i'll look into the software and see how it works. i'm not very tech savvy so hopefully it won't be too complicated. the geeksquad idea actually isn't bad, i'll give that a try if the software route is too confusing.

    dumb question, but how would I do that? i have the new imac and if i could just do that, it would be perfect for transferring files over (which is all i really want to do anyway).
     
  6. AlexMaximus macrumors 6502a

    AlexMaximus

    Joined:
    Aug 15, 2006
    Location:
    A400M Base
    #6
    Raiders of the lost data..

    Target disk mode works great when the mac works. Its partially designed to transfer data via the Migration Assistant. I am not sure it it works on defective macs but its worth a try.

    However I wanted to add one more thing to help:

    Three sources of failure are most common: 1. The logic board and the chips soldered on it. 2. The screen or display 3. The Hard Drive unit.
    With scenario 1 and 2, you would be lucky from a data rescue point of view. In this case you can rescue 100% of it.
    Now even in the case of a HD failure, there is 3a) Software or 3b) Hardware issue at hand. Either way you still might be able to rescue 30 - 100% of the data, given enough time and money to do it and depending on your value assessment of your data.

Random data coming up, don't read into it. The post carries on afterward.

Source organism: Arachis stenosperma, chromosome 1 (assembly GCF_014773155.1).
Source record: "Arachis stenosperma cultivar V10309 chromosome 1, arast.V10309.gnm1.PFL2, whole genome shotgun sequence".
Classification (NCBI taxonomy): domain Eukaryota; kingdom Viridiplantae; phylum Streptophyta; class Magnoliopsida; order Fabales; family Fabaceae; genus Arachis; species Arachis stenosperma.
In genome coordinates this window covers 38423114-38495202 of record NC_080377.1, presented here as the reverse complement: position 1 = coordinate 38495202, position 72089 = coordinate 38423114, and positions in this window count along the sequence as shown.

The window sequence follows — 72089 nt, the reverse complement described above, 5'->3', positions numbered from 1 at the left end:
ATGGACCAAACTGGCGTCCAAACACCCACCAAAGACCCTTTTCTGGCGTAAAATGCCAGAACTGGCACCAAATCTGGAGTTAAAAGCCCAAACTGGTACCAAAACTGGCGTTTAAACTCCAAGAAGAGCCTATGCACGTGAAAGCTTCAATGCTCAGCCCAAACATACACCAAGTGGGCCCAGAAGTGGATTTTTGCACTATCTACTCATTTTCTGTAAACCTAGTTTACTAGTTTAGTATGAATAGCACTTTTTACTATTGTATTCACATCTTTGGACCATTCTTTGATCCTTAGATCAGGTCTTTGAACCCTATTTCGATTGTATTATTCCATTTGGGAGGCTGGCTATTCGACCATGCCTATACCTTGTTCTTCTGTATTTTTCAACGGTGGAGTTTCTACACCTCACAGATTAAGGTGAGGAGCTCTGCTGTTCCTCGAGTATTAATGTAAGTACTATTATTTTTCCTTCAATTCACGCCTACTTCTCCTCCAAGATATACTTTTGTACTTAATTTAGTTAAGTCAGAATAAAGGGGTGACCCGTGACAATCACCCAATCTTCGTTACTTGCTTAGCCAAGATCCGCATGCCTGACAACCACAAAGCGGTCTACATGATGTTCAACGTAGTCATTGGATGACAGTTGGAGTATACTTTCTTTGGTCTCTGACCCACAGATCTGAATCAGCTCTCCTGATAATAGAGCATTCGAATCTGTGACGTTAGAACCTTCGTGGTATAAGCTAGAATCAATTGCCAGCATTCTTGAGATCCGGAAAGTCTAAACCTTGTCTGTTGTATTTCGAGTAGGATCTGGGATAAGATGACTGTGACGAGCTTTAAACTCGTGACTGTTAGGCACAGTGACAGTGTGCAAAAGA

What you can do with little cost:

    I would start out for a cheap 2,5' enclosure and transfer the HD in question to this external enclosure. This way its easy to check if the HD has suffered a hardware mechanical crash or if its accessible or not. This way you can eliminate option 1 and 2.
    If you HD is trashed you still have a good working computer, however you have the data rescue issue at hand, but the source of failure is identified. Then start with the software route or with external service help (GeekSquad).
    If you have serious HD head crash you would most likely hear it with a sound from the HD, either a repeating *clonck* or a grinding sound. If you have not recognised any unusual sound, chances are a boot record problem.

    My recommendation: Try the external enclosure rout first before you spend money on software or service. An enclosure can be used regardless and you have successfully circled in on the root issue.
     
  7. laryenhilllvr thread starter macrumors regular

    Joined:
    Dec 29, 2012
    Location:
    NYC
    #7
    I probably should have mentioned I hear the clicking noise, so does that eliminates the easier methods?
     
  8. AlexMaximus macrumors 6502a

    AlexMaximus

    Joined:
    Aug 15, 2006
    Location:
    A400M Base
    #8
    Clicking devil

    If its the clicking sound it means you have most likely a mechanical failure related to the reading head of the HD.